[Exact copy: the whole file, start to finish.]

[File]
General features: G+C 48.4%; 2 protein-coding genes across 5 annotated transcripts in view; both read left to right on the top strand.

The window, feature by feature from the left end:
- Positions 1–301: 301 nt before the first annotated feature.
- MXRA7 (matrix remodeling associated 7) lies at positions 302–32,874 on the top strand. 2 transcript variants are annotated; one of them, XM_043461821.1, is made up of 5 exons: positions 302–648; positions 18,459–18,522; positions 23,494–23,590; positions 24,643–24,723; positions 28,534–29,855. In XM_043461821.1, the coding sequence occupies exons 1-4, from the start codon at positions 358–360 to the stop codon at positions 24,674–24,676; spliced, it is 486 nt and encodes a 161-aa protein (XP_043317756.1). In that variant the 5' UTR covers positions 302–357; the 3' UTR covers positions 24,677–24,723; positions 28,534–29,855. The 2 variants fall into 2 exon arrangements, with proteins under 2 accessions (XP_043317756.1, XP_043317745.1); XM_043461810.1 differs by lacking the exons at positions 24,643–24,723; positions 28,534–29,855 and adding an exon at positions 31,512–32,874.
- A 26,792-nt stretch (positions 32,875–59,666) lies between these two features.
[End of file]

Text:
General features: G+C 48.4%; 2 protein-coding genes across 5 annotated transcripts in view; both read left to right on the top strand.

The window, feature by feature from the left end:
- Positions 1–301: 301 nt before the first annotated feature.
- MXRA7 (matrix remodeling associated 7) lies at positions 302–32,874 on the top strand. 2 transcript variants are annotated; one of them, XM_043461821.1, is made up of 5 exons: positions 302–648; positions 18,459–18,522; positions 23,494–23,590; positions 24,643–24,723; positions 28,534–29,855. In XM_043461821.1, the coding sequence occupies exons 1-4, from the start codon at positions 358–360 to the stop codon at positions 24,674–24,676; spliced, it is 486 nt and encodes a 161-aa protein (XP_043317756.1). In that variant the 5' UTR covers positions 302–357; the 3' UTR covers positions 24,677–24,723; positions 28,534–29,855. The 2 variants fall into 2 exon arrangements, with proteins under 2 accessions (XP_043317756.1, XP_043317745.1); XM_043461810.1 differs by lacking the exons at positions 24,643–24,723; positions 28,534–29,855 and adding an exon at positions 31,512–32,874.
- A 26,792-nt stretch (positions 32,875–59,666) lies between these two features.